Jun 21, 2007

House Bill aims to put a stop to unfair Big Brother-like practice

Big Brother made a stop in Livingston County to try and sell local human resource professionals on his highhanded policy of firing employees for engaging in a legal activity away from the job on their own time.

Howard Weyers, CEO of Okemos-based Weyco Inc., spoke to the Livingston Area Human Resources Association. He launched a tobacco-free mandate at the company in 2003, and when three of his employees could not kick the most addictive substance known to mankind, he fired them. Apparently, he gives his employees tests to check for the presence of nicotine. No word yet on if he plans to install some kind of smoke detectors in their homes to be more efficient, so that way he can nail smoking spouses and other relatives. This is just one more assault on the rights of workers.

Weyers defends his discriminatory practice by saying he takes a proactive approach to health care because it costs more to insure smokers because of the health risks associated with smoking. “Employees are also told to take biometrics and physical evaluations and, if they don't reach certain goals, they have to meet with a coach more frequently.”

This sounds exactly like the quarterly physical fitness tests I had to take when I was in the military. I don’t equate a third-party medical benefits administrator to the military, and at least the military allows the legal activity of smoking. I applaud Weyers’s efforts to promote physical fitness and healthy living, but most people use a carrot and stick approach. All I see is a big stick. Cleary, an incentive program would be much more fair.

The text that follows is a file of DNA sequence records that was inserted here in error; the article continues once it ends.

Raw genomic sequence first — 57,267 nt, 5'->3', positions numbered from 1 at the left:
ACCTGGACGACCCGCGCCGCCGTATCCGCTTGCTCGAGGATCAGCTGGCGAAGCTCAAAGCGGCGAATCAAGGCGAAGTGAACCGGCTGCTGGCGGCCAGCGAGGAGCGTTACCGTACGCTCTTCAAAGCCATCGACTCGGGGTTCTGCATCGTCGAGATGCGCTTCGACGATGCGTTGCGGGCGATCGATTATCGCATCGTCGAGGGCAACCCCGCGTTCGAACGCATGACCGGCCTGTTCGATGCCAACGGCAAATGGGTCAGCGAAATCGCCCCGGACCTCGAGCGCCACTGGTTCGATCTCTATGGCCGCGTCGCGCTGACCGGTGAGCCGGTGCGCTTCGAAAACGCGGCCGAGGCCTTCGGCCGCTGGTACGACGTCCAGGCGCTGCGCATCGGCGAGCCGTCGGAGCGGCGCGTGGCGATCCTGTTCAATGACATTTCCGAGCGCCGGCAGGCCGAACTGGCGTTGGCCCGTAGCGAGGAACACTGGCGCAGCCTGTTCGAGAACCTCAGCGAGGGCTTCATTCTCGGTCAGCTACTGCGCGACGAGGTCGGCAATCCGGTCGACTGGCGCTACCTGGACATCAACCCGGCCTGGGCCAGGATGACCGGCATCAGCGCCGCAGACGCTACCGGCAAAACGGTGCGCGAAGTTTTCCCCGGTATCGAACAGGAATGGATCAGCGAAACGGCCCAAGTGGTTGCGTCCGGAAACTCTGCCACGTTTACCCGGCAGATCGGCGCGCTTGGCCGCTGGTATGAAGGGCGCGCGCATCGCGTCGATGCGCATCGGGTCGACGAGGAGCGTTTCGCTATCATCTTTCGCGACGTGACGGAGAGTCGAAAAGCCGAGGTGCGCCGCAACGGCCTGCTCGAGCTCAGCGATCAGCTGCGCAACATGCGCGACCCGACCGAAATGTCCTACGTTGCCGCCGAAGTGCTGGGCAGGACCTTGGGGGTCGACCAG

The good news is that help is on the way to stop Weyers. Last week the House Labor Committee heard testimony on House Bill 4532, introduced by Rep. Lee Gonzales, D-Flint. The bill, known as the "Employee Privacy Protection Act,” would prohibit an employer from “taking certain adverse actions against an individual who is engaging in –or is regarded as engaging in—a lawful activity both off the employer's premises and during non-work hours,” such as smoking.

According to the Livingston County Press & Argus, Weyers said he wishes legislators would be more open to his policy, especially considering the state is contemplating a ban on smoking in restaurants. He says if everybody were to live a healthier lifestyle, overall medical costs would come down and there would be less money coming out of employees' paychecks for medical benefits.

I agree to point. The smoking ban he is referring to is Senate Bill 109, introduced by Sen. Ray Basham, D-Taylor, that bans smoking from all workplaces, including bars and restaurants. Basham has been pushing the fight against second hand smoke that kills more 50,000 people a year for the entire decade he has been in the Legislature, but he has only gotten one hearing and no vote in that decade while the Republicans then controlled both the House and Senate. There is finally some movement in the House now that the Democrats are in the majority there on House Bill 4163, the House version introduced by Rep. Brenda Clack, D-Flint.

This is a case of the chicken and the egg. How can Weyers defend his policy when it is not even illegal to smoke in the workplace, let alone your own home? The workplace ban must come first before Weyers’s policy can even be suggested. However, any legal activity you do in the privacy of your own home should never be grounds for dismissal.

Here’s even more irony. The biggest opponent of Basham’s bill is the Michigan Restaurant Association, and that opposition is coming from its board not its members. Subscription only MIRS reported last week that Senate Republicans held a one-day, mini-retreat off-campus to talk about the current budget. I have no idea what’s wrong with the Senate Republican caucus room, but they chose to hold it off site. Guess where? With Senate Republicans sitting on Basham’s bill despite mounting evidence illustrating the health hazard of second-hand smoke and support for the bill the Senate GOP held their caucus in the Michigan Restaurant Association’s new building.

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